- Go back to the email and click on the link.
If the link is legitimate, the system will recognize that you are already logged in and bypass the login screen. You would then go directly to that page; that is, the photo album. Doing the above will help you to avoid being tricked by a phishing website.
Phone Calls: Just Hang Up
Similar to the above, if you get a phone call from your bank and are asked to verify your identity, ask what the call is about, say bye-bye, and call your bank’s official phone number (listed on the back of your ATM card, their website, or in the phone book). Calling them directly is the equivalent of manually browsing to the company website. If the “bank” calls you and you provide your verification info (mother’s maiden name, social security, etc.), you may have just given your identity away to thieves, who could then gain access to your accounts or more likely, open a new credit card or loan in your name.
Knowing the above, the perpetrators will attempt to override your caution. A year ago, I got a phone call from my credit card company. They told me that they believed my credit card number had been stolen because they were seeing charges for flowers amounting to over a thousand dollars in Florida. They asked me to verify my identity so they can confirm that the charges were fraudulent. Of course, I answered every question they asked. Afterwards, I realized with horror that I might have just given the keys to my identity away to someone who “called” me on the phone. Thankfully it was a legitimate call, but it could have easily been a trick. What I should have done was ask them what the call was about, hang up, and call the credit card company back directly.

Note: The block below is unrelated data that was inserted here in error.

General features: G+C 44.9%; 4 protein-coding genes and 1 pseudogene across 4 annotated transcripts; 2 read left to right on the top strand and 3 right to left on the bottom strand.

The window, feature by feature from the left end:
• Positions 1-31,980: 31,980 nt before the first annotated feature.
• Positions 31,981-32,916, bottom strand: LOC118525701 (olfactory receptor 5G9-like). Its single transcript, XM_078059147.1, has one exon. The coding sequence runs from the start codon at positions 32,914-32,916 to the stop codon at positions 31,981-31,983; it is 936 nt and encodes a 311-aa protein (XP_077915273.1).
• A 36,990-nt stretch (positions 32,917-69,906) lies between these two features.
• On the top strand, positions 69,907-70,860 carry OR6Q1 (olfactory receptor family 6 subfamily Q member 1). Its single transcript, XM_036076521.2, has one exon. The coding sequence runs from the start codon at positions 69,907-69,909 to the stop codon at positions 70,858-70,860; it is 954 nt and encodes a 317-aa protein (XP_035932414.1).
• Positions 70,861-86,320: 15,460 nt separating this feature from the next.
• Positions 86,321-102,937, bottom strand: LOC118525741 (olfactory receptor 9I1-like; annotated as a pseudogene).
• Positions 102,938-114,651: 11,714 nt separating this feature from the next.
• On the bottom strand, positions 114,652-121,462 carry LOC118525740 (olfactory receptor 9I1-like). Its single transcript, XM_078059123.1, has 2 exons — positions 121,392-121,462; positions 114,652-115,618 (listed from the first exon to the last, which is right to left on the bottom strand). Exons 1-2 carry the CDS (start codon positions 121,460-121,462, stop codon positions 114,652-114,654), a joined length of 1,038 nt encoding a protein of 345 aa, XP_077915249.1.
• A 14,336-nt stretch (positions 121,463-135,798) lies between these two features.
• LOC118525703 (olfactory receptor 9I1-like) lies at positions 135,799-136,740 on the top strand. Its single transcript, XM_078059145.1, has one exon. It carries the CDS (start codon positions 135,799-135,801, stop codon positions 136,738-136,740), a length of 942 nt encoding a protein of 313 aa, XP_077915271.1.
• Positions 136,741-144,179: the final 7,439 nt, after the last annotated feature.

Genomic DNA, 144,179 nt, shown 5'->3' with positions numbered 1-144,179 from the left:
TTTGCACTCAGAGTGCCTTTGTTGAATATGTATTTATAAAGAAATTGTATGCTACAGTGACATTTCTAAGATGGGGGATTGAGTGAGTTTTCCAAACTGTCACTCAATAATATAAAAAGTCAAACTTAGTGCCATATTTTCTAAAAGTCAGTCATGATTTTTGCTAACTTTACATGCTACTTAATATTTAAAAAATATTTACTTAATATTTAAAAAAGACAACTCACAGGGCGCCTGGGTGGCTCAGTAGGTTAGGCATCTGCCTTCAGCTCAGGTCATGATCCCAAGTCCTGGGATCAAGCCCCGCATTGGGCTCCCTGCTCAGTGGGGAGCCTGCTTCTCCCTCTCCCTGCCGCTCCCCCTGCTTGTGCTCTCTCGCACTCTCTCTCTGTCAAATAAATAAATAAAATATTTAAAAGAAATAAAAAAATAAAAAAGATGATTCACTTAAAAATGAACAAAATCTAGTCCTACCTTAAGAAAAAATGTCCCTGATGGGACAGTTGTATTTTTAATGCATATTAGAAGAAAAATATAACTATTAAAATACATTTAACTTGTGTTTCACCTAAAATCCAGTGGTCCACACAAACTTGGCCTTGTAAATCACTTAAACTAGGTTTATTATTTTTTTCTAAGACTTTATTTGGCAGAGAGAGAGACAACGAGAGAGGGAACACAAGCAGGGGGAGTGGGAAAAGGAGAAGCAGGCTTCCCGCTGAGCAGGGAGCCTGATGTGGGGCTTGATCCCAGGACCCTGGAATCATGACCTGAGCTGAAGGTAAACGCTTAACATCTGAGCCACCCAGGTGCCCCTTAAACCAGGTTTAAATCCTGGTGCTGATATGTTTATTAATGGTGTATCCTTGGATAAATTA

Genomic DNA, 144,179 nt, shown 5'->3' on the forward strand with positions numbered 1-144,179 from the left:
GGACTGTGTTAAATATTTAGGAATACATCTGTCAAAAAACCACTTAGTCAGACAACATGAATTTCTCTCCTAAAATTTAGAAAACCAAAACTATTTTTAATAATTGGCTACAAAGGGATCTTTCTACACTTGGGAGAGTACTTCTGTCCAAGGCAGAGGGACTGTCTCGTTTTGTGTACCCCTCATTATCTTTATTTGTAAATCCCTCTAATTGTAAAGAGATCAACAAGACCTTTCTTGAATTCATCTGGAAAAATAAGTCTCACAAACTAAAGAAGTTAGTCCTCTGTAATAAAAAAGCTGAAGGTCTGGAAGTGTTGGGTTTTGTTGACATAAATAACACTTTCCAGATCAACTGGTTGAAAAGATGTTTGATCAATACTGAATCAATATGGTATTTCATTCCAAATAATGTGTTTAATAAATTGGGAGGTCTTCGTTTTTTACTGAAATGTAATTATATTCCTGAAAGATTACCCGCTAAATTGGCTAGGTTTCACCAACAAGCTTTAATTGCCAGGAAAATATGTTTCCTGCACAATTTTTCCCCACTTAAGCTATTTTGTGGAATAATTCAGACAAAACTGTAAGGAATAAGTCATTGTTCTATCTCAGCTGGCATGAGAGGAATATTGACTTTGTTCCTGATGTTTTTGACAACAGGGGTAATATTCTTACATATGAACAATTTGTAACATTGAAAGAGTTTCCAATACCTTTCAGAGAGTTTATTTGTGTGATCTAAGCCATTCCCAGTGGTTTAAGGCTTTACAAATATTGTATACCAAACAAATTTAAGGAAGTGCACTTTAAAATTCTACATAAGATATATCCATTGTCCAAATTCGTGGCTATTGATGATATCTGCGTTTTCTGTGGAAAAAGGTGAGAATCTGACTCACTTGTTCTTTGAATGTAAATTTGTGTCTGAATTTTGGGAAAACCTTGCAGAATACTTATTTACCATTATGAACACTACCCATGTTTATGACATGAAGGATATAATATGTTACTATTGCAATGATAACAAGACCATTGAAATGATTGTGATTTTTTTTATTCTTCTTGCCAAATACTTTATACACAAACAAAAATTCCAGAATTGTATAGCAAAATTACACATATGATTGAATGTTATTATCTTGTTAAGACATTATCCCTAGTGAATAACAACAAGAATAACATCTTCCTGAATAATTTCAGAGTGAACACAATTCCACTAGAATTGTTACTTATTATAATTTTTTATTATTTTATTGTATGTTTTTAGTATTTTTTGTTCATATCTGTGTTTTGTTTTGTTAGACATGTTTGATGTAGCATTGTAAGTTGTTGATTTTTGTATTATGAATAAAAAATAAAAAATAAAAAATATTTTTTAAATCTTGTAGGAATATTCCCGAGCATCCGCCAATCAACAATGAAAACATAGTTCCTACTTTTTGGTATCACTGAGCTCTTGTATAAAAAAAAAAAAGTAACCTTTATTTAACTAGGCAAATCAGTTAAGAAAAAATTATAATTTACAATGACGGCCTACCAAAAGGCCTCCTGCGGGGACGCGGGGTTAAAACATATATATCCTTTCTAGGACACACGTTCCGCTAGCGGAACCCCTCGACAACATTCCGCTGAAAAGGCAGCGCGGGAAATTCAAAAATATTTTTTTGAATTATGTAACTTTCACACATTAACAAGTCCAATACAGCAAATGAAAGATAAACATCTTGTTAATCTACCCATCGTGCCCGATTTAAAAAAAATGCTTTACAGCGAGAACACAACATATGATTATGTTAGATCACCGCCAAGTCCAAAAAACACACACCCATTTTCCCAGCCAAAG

Phishing: Old as the Pharaohs
Phishing isn’t something new on the Internet; it has been around for a long time. I’m sure it has been around since mankind first discovered how to cheat and steal. I think all effective scams involve the use of phishing (again, pretending to be a trustworthy entity) because no one hands their money to some entity they don’t trust.
For example, suppose that you are on a business trip. You arrive late at the hotel. You’re hungry but too tired to go out. Conveniently, there is a flyer for pizza delivery that someone slipped under the hotel room’s door. You dial up the pizza place, make an order, and pay with your credit card. An hour later, the pizza hasn’t arrived yet. You call back and get some lame excuse like the oven has exploded, sorry, but there won’t be pizza for anyone. Or maybe no one picks up. Congratulations, you’ve just had your credit card number stolen.
Remember what P.T. Barnum supposedly said, “There’s a sucker born every minute.” Try not to be that sucker. But if you fall for a scam (which I must embarrassingly admit to once or twice), forgive yourself. You are only human. Just repeat to yourself, “There’s a human born every minute.” (To be exact, there’s a human born every 8 seconds.)